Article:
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Biden Administration Backs Trump Solar Tariffs at Trade Court

Biden Administration Backs Trump Solar Tariffs at Trade Court

In a recent lawsuit filed by several members of the solar industry, the Department of Justice stood behind former President Donald Trump’s stance on solar tariffs. The Biden administration is asking the Court of International Trade to toss a lawsuit by a solar trade group and domestic solar-farm developers that claims Trump-era tariffs on imported solar panels violate a trade statute.

According to articles published by Bloomberg, Reuters, and Greentech Media (GTM), Department of Justice attorneys on Monday sought to dismiss the lawsuit by the Solar Energy Industries Association (SEIA) and some of its members that claims Trump’s reimposition of tariffs on some imported solar panels violates the Trade Act of 1974. That proclamation placed tariffs on two-sided (bifacial) solar panels, which had been excluded from tariffs on imported cells and modules, and also increased the level of tariffs in their fourth and final year.

The climate-focused Biden Administration said Trump “acted lawfully and fully within his authority” when he killed a tariff exemption for the two-sided solar panels, marking a potential setback to clean-power developers.

The filing from the U.S. Department of Justice states that the solar industry complaint “fails to set forth a plausible showing that the President’s determination involves a clear misconstruction of the governing statute, a significant procedural violation or action outside delegated authority.”

The department also argued that Trump “acted lawfully and fully within his authority” to reinstate tariffs on bifacial solar “by closing a loophole that the President determined had been undermining the effectiveness of the safeguard measure on solar products.”

The government’s motion comes as the White House aims to boost renewable-power capacity in a bid to green the country’s electric grids by 2035. For some developers, the solar tariffs represent an impediment to that objective, adding to the costs of clean-energy projects.

Trump acted after receiving a U.S. International Trade Commission report that the loophole was affecting the domestic solar industry. Federal law allows the president to modify duties, and here he merely imposed ones that had been contemplated, the government said.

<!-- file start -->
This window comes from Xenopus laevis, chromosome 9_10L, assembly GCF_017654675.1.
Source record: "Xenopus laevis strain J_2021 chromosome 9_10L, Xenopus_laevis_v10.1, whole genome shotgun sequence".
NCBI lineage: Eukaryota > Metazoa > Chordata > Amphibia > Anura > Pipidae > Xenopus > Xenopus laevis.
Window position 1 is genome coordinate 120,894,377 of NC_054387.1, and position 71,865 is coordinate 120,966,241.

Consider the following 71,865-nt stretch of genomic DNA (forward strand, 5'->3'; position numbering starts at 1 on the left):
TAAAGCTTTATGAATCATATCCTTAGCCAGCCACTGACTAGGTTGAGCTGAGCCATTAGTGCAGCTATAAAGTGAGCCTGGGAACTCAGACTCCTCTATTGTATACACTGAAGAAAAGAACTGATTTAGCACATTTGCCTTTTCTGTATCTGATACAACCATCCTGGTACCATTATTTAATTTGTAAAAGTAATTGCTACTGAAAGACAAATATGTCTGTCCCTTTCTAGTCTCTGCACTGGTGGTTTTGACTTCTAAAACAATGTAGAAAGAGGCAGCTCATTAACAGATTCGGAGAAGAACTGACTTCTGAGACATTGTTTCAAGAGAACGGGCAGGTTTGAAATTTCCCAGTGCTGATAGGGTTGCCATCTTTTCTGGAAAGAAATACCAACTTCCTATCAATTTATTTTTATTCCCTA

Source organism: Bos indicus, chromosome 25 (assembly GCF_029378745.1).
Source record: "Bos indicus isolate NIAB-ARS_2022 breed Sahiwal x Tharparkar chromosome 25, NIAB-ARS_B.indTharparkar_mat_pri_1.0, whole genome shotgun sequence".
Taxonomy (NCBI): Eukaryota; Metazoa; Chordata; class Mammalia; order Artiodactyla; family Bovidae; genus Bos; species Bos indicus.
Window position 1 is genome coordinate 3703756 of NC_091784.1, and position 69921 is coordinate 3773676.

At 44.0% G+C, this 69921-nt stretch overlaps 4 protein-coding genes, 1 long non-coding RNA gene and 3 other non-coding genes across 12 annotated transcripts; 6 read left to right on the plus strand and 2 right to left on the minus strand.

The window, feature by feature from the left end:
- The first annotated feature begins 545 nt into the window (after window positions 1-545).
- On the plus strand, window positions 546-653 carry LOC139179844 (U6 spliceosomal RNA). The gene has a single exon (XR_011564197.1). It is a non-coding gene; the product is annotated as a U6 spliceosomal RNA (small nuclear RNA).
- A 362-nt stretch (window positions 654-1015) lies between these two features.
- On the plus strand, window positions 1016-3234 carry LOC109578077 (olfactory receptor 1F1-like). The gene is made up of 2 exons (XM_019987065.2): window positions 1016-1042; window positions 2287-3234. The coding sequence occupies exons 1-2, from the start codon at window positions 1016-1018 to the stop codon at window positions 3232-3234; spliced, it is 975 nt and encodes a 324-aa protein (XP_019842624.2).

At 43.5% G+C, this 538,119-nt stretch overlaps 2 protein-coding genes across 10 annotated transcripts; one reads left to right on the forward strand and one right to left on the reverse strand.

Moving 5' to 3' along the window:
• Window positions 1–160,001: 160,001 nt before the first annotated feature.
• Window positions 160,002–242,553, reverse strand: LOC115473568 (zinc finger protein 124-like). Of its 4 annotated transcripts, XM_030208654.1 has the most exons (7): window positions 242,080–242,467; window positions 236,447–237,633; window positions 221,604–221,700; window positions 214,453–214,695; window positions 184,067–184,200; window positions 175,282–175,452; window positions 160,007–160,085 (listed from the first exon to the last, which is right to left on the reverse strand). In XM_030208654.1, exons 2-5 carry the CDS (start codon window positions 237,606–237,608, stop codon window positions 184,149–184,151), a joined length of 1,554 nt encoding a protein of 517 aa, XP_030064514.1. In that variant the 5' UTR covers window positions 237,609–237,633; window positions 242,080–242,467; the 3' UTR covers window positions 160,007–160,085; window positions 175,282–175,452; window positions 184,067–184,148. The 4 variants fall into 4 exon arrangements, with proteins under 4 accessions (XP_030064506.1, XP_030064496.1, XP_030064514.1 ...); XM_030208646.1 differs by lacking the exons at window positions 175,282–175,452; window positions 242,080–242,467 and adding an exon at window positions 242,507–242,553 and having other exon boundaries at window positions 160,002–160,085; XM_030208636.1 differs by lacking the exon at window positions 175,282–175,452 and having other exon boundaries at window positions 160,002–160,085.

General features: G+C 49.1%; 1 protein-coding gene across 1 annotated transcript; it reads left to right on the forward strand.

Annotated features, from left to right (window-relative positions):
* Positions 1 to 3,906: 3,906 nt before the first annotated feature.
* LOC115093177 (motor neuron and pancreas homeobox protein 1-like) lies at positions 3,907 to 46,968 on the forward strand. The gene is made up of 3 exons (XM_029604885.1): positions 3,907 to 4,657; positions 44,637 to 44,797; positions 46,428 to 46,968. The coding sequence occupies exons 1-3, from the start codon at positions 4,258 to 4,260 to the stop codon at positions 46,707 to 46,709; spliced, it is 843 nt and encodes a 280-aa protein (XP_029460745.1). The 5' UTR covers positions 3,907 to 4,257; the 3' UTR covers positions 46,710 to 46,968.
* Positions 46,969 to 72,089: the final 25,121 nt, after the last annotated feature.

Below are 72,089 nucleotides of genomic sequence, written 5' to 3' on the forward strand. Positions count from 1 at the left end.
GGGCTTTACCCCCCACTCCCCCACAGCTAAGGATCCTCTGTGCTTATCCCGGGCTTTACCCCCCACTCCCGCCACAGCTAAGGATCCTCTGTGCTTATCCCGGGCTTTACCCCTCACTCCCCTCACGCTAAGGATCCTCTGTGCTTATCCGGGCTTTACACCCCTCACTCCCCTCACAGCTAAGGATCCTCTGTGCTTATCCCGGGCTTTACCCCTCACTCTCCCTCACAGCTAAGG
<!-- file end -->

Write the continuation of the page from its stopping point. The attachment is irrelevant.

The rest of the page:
In early 2018, Trump approved four years of tariffs following a campaign promise to get tough on China (which dominates solar-panel manufacturing) and boost the U.S. industry. His administration later granted an exclusion for bifacial panels. While bifacial was considered a niche product at the time, the tariffs had encouraged some new U.S. solar manufacturing, and duty-free module imports posed a threat.

This month, the U.S. Trade Representative said the administration would review past trade policies, including those on solar.

“The DOJ filing could result in the case being terminated,” said Dave Glynn, an attorney at Holland & Hart. But that does not mean the administration “will not address the solar panel tariff issue in other ways,” according to GTM.

“The DOJ is making a legal conclusion,” Glynn said in an email, “but not opining on the benefits that may accrue by prohibiting the tariff increases and continuing the bifacial panel exclusion. Biden has publicly stated his support for renewables, so I expect he will approach this differently and by legally exercising his power to remove duties that hinder his long-term energy policy. He will also need to balance this with his goal to put more Americans to work, an argument advanced by the plaintiffs in this case.”

Tariffs on solar components are set to expire in 2022. While it’s unclear if Biden could end those tariffs earlier, it is speculated that his administration probably won’t extend them.

Estimates of employment in the U.S. clean energy sector range from about 700,000 to 3 million jobs. Biden pledged to create 10 million jobs.

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